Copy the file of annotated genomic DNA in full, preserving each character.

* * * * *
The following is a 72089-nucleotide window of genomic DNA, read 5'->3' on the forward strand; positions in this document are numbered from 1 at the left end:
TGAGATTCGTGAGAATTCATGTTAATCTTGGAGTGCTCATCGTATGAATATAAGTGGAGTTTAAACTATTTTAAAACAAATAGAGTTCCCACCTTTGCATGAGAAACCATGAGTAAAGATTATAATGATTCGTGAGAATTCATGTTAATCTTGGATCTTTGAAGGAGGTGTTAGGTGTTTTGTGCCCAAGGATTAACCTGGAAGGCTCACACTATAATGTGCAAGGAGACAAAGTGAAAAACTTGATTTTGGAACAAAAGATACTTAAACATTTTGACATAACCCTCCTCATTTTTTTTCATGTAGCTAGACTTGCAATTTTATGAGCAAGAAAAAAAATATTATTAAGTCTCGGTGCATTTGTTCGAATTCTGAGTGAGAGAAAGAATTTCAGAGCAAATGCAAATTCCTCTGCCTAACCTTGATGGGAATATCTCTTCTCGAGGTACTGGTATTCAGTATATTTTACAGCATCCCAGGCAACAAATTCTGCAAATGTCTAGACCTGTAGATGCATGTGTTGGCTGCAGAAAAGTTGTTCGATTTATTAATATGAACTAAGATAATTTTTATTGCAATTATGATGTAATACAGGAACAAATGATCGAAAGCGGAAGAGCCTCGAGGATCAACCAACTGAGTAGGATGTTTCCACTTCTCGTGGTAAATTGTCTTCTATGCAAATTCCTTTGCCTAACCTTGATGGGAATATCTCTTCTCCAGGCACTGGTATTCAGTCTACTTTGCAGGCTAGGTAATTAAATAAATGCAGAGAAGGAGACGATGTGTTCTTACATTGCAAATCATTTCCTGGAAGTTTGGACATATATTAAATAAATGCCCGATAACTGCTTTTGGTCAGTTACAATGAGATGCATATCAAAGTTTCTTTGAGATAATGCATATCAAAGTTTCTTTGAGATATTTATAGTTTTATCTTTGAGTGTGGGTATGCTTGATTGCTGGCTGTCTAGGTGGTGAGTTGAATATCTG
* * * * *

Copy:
The following is a 72089-nucleotide window of genomic DNA, read 5'->3' on the forward strand; positions in this document are numbered from 1 at the left end:
TGAGATTCGTGAGAATTCATGTTAATCTTGGAGTGCTCATCGTATGAATATAAGTGGAGTTTAAACTATTTTAAAACAAATAGAGTTCCCACCTTTGCATGAGAAACCATGAGTAAAGATTATAATGATTCGTGAGAATTCATGTTAATCTTGGATCTTTGAAGGAGGTGTTAGGTGTTTTGTGCCCAAGGATTAACCTGGAAGGCTCACACTATAATGTGCAAGGAGACAAAGTGAAAAACTTGATTTTGGAACAAAAGATACTTAAACATTTTGACATAACCCTCCTCATTTTTTTTCATGTAGCTAGACTTGCAATTTTATGAGCAAGAAAAAAAATATTATTAAGTCTCGGTGCATTTGTTCGAATTCTGAGTGAGAGAAAGAATTTCAGAGCAAATGCAAATTCCTCTGCCTAACCTTGATGGGAATATCTCTTCTCGAGGTACTGGTATTCAGTATATTTTACAGCATCCCAGGCAACAAATTCTGCAAATGTCTAGACCTGTAGATGCATGTGTTGGCTGCAGAAAAGTTGTTCGATTTATTAATATGAACTAAGATAATTTTTATTGCAATTATGATGTAATACAGGAACAAATGATCGAAAGCGGAAGAGCCTCGAGGATCAACCAACTGAGTAGGATGTTTCCACTTCTCGTGGTAAATTGTCTTCTATGCAAATTCCTTTGCCTAACCTTGATGGGAATATCTCTTCTCCAGGCACTGGTATTCAGTCTACTTTGCAGGCTAGGTAATTAAATAAATGCAGAGAAGGAGACGATGTGTTCTTACATTGCAAATCATTTCCTGGAAGTTTGGACATATATTAAATAAATGCCCGATAACTGCTTTTGGTCAGTTACAATGAGATGCATATCAAAGTTTCTTTGAGATAATGCATATCAAAGTTTCTTTGAGATATTTATAGTTTTATCTTTGAGTGTGGGTATGCTTGATTGCTGGCTGTCTAGGTGGTGAGTTGAATATCTG